By Ben Horan, adventurer extraordinaire and author of The Gentleman at Large
It’s about damn time. Back when it was just the mountain bikers who’d seen the light of through-axle hubs, we had to deal with those finicky converter things (you know the ones) to use a rooftop bike rack. Now that cross, and even road bikes, are moving toward larger diameter hubs there’s enough push for legit, through-axle-specific roof racks. Enter the Thule ThruRide 535 (MSRP: $219).
This thing came in the mail with a plastic bag full of a bunch of similar looking bolts and plastic thingies. I put it together in 5 or 10 minutes without any instructions, though, and it hasn’t fallen off the car yet.
It looks like Thule has done more than just updating the popular Sprint 528, and redesigned the rack-car interface as well as the rack-bike interface. One thing that it doesn’t appear that Thule has changed from older models is the clamp tensioner adjustment knob. I haven’t had any issues at all with this one so far. It’s silky smooth. Some older Thule racks that have spent some time in the elements, or when they’re frozen, get sticky and don’t spin well. This isn’t unique to Thule and time will tell if it goes that way.
I’ve been able to test the ThruRide 535 with the three standard racks I’m familiar with: square Thule bars, round Yakima (gasp) bars, and the Thule aero bars. Thule also offers a proprietary T-Track mount. This baby fits ‘em all, while some fork mount rack options require specific base bars. The mounting hardware on this one has a curved side that works for aero and round base bars, and flips upside down with a flat side to fit square bars. Thule provides additional hardware for T-Track compatibility as well.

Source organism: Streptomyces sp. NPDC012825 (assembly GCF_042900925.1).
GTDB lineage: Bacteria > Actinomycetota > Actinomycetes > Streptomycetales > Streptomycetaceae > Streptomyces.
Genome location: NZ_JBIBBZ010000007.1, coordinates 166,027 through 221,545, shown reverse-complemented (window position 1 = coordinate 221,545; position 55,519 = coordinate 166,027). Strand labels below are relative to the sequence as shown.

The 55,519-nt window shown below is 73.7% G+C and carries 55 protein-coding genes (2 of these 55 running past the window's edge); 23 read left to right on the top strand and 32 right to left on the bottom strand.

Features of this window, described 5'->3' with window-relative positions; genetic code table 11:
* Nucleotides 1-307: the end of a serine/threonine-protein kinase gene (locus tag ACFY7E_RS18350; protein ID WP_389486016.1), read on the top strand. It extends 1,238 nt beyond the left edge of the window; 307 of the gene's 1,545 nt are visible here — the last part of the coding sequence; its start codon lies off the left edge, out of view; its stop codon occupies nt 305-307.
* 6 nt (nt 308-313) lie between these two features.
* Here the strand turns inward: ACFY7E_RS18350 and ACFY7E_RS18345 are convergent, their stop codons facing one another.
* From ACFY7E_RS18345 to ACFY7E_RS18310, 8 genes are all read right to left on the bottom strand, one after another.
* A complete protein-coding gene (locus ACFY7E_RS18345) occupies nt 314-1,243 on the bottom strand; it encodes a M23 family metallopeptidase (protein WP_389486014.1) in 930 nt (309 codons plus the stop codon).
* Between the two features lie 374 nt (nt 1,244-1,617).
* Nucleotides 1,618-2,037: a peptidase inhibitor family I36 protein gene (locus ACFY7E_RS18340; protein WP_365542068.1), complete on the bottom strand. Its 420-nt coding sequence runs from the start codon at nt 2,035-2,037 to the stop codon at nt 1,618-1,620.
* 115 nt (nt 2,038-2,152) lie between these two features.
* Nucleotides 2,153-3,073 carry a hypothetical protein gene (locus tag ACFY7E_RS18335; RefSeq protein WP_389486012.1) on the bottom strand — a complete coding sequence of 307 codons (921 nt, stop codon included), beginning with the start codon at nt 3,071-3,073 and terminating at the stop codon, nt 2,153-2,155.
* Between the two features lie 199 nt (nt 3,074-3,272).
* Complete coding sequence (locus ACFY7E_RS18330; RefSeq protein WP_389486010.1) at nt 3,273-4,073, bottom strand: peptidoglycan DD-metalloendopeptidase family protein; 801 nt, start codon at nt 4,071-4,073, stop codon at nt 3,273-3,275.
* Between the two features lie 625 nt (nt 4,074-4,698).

The car-rack interface design works well, although adjusting it for different base bars can be slightly awkward. The bottom swing arm that goes underneath the crossbar is fairly thick, and doesn’t fit well on some factory racks with low clearance between the top of the car roof and the bar. Installing it on Subaru factory racks was particularly awkward, but ultimately not a huge deal. The system sacrifices some ease of installation for a cross-platform compatibility.
Thule’s redesigned rack-bike interface is awesome. The traditional quick release fork mount roof rack has such tight tolerances in the camming ratio that it’s a very fine line between not being able to close (or reopen later) the cam lever and setting it too loosely. I’ve been in multiple cars as the driver watches through the rear view mirror with horror as a carbon road bike skitters down the highway at 75. The new Thule design has a firm, positive feel that securely locks the axle into place and leaves zero ambiguity about whether or not your bike is going to make it to the trailhead and back. It also allows you to only adjust it once; no more fiddling with the cam lever to rattle the lawyer lips off the rack.
I’m still not completely sold on fork mounted bike racks, when there are excellent options out there that let you keep both wheels on the bike. The fork mounted system has a lower profile for slightly improved aerodynamics and fuel economy, and without the front wheel the bike is slightly lighter for loading and unloading from the roof. On the other hand, you still need to store a wheel inside the car, and a hitch-mounted rack is significantly more aerodynamic. If you find yourself looking for a fork mounted rack, though, this is the best one I’ve come across. In spite of some slight installation nuances, loading and unloading the bike is a breeze and it won’t fall off the roof. And that’s what really matters.
- Secure rack-bike interface
- Easy to use
- Fits almost all crossbar designs
- Slightly awkward installation on some cars
- Locks not standard